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January 10, 2011

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Mike DiMartino

Tremendous interview...and most inspiring to me. Thank you! You see, I think I share much in common with Marty. Also a trumpeter, I, then barely age 20, toured and recorded with Mongo while Marty was our chief composer / arranger. Marty might remember me as a punk in need of serious attitude adjustment--well, I had some emmotional issues... Looking back, I now see Marty as a role model professional. Marty always had a smile and friendly greeting for you; always upbeat, a pleasure to be around. Looking at the studio photo, one can see that Marty has retained those qualities today.

Like Marty, I turned to orchestration as my main expression, though do still play. As I'm in my '50s, this is happening very late for me (though I had dabbled with arranging since taking up trumpet in 1963--and of course my many years in Latin music has forever influence my writing). Thus I look to exemplaries like Marty, and those greats who've inspired him, for inspiration. And to add to those names--and this CD should be required listening for all jazz arrangers!-- I suggest DONALD BYRD WITH STRINGS. This was Clare Fischer's very first arranging session, recorded in 1957, a year after Brownie's fatal car accident. In tribute to Clifford, Donald Byrd begins the album where Clifford left off--with "Stardust" the last tune on Brownie's Hefti EmArcy classic. Sadly, this tribute was shelved by Warner Brothers for some 25 years, until Discovery issued it on LP around 1982 (currently on Lonehill CD--I reviewed it on Amazon). When I heard Clare Fischer's phenominal orchestrations, I knew then in '82, if I ever did a strings album, THAT'S the sound I'd strive for: sheer orchestral tapestry--strings augmented by woodwinds and horns. And talk about absolutely gorgeous alternate changes!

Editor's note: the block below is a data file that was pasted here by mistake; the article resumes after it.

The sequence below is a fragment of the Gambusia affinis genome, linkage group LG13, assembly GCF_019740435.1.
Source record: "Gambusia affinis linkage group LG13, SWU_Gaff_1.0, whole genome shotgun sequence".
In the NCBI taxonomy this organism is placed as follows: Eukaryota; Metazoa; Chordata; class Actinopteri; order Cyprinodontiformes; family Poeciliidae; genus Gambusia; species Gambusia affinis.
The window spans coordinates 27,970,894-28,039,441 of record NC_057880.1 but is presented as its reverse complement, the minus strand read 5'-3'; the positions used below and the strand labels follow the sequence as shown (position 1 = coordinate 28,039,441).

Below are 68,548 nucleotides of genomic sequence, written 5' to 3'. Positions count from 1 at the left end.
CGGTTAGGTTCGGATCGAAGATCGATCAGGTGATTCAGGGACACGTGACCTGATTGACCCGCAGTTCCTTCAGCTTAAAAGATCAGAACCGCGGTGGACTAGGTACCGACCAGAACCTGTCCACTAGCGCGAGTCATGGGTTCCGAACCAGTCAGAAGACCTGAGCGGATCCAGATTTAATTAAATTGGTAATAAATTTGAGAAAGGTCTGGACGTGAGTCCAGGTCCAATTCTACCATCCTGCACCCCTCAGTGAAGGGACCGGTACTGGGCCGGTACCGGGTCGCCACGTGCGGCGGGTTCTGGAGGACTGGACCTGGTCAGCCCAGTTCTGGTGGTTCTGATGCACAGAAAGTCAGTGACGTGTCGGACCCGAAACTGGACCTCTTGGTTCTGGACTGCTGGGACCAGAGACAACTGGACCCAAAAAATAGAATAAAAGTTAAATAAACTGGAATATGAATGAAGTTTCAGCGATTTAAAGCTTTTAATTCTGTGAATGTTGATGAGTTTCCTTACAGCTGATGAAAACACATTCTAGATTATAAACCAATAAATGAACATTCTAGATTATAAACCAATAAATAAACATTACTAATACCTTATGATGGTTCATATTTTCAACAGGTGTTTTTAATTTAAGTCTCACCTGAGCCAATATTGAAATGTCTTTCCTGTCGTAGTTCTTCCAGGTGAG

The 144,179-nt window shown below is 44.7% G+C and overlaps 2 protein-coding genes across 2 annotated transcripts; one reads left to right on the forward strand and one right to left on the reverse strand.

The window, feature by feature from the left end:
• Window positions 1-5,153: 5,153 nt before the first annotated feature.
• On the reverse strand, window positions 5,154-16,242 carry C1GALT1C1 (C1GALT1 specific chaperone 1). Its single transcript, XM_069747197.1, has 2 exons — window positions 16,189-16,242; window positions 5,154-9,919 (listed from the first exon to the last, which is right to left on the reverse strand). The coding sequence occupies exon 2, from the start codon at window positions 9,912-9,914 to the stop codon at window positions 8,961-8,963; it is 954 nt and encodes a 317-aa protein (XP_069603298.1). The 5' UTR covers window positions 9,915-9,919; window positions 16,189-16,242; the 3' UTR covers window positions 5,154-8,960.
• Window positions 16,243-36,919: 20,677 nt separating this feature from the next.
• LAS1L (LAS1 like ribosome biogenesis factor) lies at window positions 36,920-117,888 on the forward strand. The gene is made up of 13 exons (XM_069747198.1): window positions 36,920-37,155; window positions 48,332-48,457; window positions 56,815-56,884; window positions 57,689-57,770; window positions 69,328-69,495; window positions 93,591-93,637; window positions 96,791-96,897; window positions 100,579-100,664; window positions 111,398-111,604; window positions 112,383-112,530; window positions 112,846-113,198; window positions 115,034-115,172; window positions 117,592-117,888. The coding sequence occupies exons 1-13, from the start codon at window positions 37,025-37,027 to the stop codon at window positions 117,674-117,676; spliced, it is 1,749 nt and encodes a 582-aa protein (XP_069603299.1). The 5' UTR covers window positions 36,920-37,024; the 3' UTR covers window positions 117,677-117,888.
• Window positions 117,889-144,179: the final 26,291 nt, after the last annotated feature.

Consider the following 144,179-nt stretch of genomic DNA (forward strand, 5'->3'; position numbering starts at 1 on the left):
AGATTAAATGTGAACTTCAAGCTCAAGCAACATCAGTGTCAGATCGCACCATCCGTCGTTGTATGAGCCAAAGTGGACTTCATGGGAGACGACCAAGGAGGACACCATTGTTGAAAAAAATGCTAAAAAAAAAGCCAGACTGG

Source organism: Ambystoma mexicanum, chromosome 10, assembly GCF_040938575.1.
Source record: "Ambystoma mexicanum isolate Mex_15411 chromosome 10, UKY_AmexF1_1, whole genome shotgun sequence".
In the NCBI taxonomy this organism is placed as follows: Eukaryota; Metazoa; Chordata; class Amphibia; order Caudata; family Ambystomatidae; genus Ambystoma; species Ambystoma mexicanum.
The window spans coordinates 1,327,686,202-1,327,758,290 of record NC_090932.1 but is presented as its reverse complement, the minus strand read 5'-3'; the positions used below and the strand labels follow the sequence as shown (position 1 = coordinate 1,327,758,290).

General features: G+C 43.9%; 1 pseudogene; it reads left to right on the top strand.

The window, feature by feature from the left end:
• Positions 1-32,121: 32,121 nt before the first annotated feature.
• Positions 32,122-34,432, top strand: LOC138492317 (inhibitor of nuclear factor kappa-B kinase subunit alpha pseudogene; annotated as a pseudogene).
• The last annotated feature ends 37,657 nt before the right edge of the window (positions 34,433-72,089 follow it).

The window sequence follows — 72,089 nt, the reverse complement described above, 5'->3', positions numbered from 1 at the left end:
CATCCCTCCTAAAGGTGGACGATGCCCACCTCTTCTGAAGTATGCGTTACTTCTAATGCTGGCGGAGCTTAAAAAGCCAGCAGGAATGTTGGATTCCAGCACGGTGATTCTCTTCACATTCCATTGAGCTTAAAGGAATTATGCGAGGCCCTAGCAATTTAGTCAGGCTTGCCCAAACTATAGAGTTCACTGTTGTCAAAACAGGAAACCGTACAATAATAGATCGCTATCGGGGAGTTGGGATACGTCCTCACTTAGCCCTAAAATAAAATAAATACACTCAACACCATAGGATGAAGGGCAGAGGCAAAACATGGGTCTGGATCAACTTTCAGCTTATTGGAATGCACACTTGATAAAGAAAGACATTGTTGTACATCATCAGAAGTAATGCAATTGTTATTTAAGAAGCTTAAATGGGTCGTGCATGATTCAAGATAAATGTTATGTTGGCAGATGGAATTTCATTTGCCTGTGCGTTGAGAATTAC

I had feared my style was maybe too "retro." But after reading this interview, I have renewed enthusiasm and confidence. It was reassuring to learn that Marty and I share some of the same 1950s style string writer influences. The most inpiring comment he made was when he said, "I love what Eddie Sauter did with strings on Stan Getz’ Focus album in 1961, but that’s not the kind of music I hear."

In other words, Marty writes as he hears and feels it. An artist has to be true to their convictions, no matter what is currently trending or fashionable. Again this interview inspires me to stick to what I know, my influences, how I hear things.

I would add that "retro" is among current trends, actually. I heard a Michael Bubble tune on the radio. Damn, like Nelson Riddle himself arranged it! Real orchestral command there, wow.

If I may expound on Marc Myers' opening comments looking back on how strings were used in jazz, I would only add, as he touched on, the jazz cats avoided strings for fear of sounding syrupy or to classical. Strings weren't conceived as hip accompaniment. I'm sure many arrangers knew strings could be written for so as to make them more cool or modern jazz sounding. The Harry James--Artie Shaw--Tommy Dorsey style strings were for those times and were beautifully written with consumate skillI. But for jazz, it would just be a matter of time until the right arrangers came along who would overcome the syrupy stereotype--which unfortunately still persists today. Many jazz musicians just won't even listen to anything with strings on it. Hey, just check out DONALD BYRD / CLARE FISCHER AND STRINGS. And while you're at it, give a good listen to this Joe Magnereli / Marty Sheller CD. VERY nice! Especially "The Duke" in latin tempo.

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  • Marc Myers writes frequently on music and the arts for the Wall Street Journal. He is author of "Why Jazz Happened" (University of California Press). In 2012, JazzWax was named the Jazz Journalists Association's "Blog of the Year."

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